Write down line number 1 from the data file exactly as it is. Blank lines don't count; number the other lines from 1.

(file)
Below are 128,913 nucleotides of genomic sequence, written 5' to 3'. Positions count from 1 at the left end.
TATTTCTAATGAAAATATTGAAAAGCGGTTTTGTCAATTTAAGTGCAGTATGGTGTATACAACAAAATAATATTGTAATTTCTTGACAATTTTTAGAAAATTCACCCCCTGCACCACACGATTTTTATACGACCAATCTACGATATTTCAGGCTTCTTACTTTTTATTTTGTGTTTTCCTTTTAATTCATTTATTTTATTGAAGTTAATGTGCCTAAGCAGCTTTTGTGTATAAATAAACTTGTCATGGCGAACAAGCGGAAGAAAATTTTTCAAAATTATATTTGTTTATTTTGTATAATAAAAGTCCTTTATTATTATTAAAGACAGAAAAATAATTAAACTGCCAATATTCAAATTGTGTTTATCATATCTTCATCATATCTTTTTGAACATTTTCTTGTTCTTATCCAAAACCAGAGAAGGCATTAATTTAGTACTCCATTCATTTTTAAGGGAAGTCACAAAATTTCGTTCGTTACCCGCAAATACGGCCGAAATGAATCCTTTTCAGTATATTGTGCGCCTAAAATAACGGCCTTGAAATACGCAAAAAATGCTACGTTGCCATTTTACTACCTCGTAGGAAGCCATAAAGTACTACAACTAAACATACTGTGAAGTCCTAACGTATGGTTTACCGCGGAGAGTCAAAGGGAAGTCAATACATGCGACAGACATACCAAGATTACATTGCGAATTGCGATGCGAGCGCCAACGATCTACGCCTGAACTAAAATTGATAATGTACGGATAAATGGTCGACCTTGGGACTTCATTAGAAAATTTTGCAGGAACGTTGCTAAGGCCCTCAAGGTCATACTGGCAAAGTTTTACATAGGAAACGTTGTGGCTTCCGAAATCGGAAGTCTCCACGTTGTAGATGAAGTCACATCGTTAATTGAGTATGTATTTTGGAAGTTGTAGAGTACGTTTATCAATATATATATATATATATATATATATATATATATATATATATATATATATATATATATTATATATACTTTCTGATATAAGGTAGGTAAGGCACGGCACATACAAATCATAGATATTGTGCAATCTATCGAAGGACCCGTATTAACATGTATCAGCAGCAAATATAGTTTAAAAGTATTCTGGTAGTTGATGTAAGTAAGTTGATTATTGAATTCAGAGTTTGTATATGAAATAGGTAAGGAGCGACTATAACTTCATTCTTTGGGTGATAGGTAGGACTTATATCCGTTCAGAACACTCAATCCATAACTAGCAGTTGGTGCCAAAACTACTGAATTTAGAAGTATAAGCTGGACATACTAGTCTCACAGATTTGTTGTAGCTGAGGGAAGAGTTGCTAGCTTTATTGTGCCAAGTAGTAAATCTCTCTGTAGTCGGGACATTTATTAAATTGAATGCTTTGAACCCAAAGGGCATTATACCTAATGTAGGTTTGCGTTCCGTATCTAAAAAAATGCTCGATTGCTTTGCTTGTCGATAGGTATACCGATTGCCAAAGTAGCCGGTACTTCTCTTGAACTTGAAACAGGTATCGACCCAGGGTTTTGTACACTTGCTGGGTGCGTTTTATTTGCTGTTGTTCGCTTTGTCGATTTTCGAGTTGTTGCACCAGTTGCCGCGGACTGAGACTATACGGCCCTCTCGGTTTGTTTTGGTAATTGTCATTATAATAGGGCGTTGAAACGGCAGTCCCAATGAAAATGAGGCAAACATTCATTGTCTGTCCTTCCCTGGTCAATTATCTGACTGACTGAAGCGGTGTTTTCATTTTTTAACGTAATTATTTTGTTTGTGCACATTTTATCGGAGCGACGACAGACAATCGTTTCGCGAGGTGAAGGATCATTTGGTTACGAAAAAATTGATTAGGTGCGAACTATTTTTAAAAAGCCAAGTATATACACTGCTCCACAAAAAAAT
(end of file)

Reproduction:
Below are 128,913 nucleotides of genomic sequence, written 5' to 3'. Positions count from 1 at the left end.